Prince Edward Island, Canada’s smallest province, sent over 3000 sons to war from 1914 to 1918. In 1919, PEI newspapers feted their homecomings on the front page, documenting their exploits and their decorations. Heroes all, they were welcomed by local dignitaries, bands and throngs of cheering people. They were paraded through the streets of Charlottetown.
In contrast, 115 PEI daughters served as nurses in the war. If their homecoming was noted, it was on p 8 of the newspaper, in the column “Of Local Interest.” No fanfare greeted their return.
Katherine Dewar, a PEI nurse and author, noticed this disparity 100 years later. She finally tells the nurses’ stories in Those Splendid Girls: The Heroic Service of Prince Edward Island Nurses in the Great War.
Dewar’s extensive research shows generally how Canadian nursing transpired during the war (in the Nightingale tradition), how politics and who-you-knew played a role, and how PEI women fit into the scene both collectively and individually. Not only did she search newspapers and archives, Dewar sought out descendants of the nurses to uncover diaries, photos and other memorabilia. (Perhaps an easier task for a native on PEI than it would be elsewhere, given the comparative homogeneity of the Island’s population and an insider’s knowledge of family origins.) All of these are woven together to bring the women to life.
How could these women be thought of as anything but heroic?
A nursing veteran of the Boer War, Georgina Pope was in charge of training new nursing recruits for duty overseas at the beginning of WW1. Although Pope had seniority, politics and patronage gave the nod to Margaret Macdonald as Matron-in-chief of in the Canadian Army Medical Corps (CAMC) in 1914. Nonetheless, Pope applied for a field posting. It came to her in December 1917, when she was posted as Matron at No 2 Canadian Stationary Hospital in France. The official accounts of the Pope’s service (her own war diary and military records) are a stark contrast to Dewar’s documentation of the conditions that lead to her discharge in March 1919, clearly suffering from shell shock but not diagnosed as such. “The army managed to skirt the issue of her nervous debility by ignoring it altogether.” (p 95)
Rena McLean was one of the 100 nurses selected to go to England with the first contingent of the CEF in 1914. After a whirlwind furlough in London, she was among the 35 nurses sent to France in November 1914 to establish No 2 Canadian Stationary Hospital … the first Canadians in France in WW1. In 1916, she was posted to Salonika, working under arduous conditions. By summer 1917, the Canadian nurses in Salonika were recalled to England, where McLean was posted to No 16 Canadian General Hospital at Orpington. By 1918, she was transferred to transport, sailing on medical ships across the Atlantic. Her parents visited her in Halifax in June 1918, promising them it would be her last trip. Indeed it was … her ship the Llandovery Castle was torpedoed on 27 June, and 234 doctors, nurses and patients perished. The Soldiers’ Convalescent Hospital in PEI was renamed the Rena McLean Memorial Hospital.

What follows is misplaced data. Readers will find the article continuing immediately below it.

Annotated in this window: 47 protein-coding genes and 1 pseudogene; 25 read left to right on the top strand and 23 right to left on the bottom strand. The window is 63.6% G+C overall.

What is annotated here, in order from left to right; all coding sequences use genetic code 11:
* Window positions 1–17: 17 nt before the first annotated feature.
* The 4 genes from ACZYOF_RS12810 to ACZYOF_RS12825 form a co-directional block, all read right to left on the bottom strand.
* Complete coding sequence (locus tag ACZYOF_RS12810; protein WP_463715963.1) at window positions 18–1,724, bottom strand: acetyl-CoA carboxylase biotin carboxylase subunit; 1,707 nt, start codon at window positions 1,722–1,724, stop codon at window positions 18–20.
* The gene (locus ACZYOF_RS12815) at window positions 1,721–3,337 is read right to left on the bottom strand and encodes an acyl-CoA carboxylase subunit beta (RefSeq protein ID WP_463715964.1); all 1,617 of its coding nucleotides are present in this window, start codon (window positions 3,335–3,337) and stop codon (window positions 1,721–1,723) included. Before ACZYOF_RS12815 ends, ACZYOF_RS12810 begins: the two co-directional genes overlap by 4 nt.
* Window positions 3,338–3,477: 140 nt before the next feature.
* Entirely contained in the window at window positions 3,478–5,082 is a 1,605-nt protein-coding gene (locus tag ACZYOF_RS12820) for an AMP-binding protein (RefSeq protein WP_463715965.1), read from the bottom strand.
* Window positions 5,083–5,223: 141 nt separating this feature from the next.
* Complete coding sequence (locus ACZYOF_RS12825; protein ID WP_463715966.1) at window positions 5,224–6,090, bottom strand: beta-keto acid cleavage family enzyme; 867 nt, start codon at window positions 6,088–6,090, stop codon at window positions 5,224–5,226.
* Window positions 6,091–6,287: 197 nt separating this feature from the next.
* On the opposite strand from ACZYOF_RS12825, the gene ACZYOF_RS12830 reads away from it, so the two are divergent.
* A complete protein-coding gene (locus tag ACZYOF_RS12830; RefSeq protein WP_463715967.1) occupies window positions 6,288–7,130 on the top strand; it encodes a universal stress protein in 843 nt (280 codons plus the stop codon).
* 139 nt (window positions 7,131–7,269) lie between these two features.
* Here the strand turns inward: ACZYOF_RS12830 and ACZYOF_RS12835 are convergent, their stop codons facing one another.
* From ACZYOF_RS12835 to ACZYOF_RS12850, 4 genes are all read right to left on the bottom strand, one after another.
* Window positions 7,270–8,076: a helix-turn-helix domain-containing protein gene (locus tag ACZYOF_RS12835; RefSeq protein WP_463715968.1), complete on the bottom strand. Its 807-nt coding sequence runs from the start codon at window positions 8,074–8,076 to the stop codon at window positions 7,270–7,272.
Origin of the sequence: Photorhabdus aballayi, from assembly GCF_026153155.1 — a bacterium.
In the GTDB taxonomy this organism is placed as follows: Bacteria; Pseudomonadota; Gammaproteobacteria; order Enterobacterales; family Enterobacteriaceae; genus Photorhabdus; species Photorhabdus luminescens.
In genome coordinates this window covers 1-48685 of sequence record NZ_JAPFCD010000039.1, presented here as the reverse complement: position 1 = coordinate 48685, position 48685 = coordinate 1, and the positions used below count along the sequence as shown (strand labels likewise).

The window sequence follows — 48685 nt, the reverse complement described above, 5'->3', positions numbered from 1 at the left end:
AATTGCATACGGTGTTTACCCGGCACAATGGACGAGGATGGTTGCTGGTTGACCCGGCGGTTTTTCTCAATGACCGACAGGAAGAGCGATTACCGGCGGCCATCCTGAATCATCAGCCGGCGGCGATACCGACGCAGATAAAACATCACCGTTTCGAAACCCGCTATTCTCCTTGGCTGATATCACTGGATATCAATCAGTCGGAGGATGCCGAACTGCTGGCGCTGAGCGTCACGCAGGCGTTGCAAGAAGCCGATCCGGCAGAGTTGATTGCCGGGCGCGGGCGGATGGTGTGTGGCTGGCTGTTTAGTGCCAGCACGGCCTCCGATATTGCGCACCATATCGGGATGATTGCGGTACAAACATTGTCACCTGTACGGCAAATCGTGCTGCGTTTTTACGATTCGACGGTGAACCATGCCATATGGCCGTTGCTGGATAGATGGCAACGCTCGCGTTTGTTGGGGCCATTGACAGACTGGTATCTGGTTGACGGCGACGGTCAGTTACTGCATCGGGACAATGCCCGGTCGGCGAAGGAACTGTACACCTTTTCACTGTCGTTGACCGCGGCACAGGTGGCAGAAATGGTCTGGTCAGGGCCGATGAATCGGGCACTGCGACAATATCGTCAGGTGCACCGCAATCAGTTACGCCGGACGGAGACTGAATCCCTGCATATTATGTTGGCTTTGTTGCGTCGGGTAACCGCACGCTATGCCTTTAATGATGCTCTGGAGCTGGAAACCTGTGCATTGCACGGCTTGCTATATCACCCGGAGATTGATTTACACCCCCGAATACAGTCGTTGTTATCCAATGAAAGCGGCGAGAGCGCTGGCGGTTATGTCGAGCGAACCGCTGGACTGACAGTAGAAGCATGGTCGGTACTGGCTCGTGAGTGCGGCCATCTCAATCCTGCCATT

Beatrice MacDonald was the first serious US army casualty in WW1. She was also the most decorated nurse in WW1 serving in any army nursing corps. She received the Distinguished Service Cross, the Distinguished Service Medal and the Purple Heart from the US, the British Military Medal and Associate of the Royal Red Cross, and the French Croix de guerre.
As long as nursing sisters were seen as being in a non-heroic service role that was not a threat to the soldier warriors, all was well. But as soon as they attempted to step out of that role, gender discrimination raised its ugly head. … The three most obvious discriminatory practices that affected women in the CAMC during WW1 were lack of command, failure to accept female doctors in the CAMC, and refusal of the British authorities to issue the Military Cross to Canadian nursing sisters. (p 157)
Possibly a part of the great silence came from the nurses themselves. … They saw no glory in war – nothing heroic. … At the end of the war, they packed away their diaries, their photo albums, and other memorabilia and buried their memories. (p 166)
Dewar includes an extensive appendix with biographies of all 115 PEI women who served in WW1, be it in CAMC, British or American units, the Red Cross, or as VADs. We learn of their exploits and their decorations. As was their due … long overdue.
You can check out the website of Those Splendid Girls for photos, sample chapters and more.
January 3, 2016 at 13:48
A well written review of “Those Splendid Girls.” Thank You. In line with your documentation of memorials it may be of interest to you that Nursing Sister Rena MacLean (CAMC) 1914-1918 has a memorial garden named in her honour at Government House, P.E.I. There is a plaque and a par terre where people can go to meditate . The official name is the Rena MacLean Memorial Garden. She is also written up in the Dictionary of Canadian Biography. Her name also appears on the memorial at Point Pleasant Park, Halifax, N.S. for those service people lost at sea and have no known graves. As for other memorial plaques, there are three others to her memory, as well as, her name being on a memorial at York Minster Cathedral.
January 3, 2016 at 18:30
Thanks for the suggestions, Katherine. Sad to say I have not been to PEI since starting this project, but with any luck I will have a chance to check out your suggestions. Visited the Halifax Memorial in Point Pleasant Park a few months ago, so it is in the queue. What a beautiful site for a memorial.
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